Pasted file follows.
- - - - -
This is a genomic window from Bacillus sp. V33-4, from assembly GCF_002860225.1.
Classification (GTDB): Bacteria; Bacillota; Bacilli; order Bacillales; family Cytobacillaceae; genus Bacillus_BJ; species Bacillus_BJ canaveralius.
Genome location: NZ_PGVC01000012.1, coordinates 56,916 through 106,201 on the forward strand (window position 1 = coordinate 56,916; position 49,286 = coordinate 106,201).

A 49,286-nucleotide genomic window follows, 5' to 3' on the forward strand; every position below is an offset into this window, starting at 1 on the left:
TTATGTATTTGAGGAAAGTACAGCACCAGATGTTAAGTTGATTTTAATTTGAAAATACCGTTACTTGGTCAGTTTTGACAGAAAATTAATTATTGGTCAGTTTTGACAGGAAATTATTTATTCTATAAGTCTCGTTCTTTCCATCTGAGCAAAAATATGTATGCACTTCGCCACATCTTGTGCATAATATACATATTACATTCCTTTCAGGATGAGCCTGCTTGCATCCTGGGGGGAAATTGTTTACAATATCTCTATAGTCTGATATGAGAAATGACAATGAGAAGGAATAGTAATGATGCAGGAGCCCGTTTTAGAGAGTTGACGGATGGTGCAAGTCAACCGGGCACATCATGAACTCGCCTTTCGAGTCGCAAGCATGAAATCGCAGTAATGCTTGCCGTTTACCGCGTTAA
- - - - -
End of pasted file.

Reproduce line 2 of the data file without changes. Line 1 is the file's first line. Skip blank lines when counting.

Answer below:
Classification (GTDB): Bacteria; Bacillota; Bacilli; order Bacillales; family Cytobacillaceae; genus Bacillus_BJ; species Bacillus_BJ canaveralius.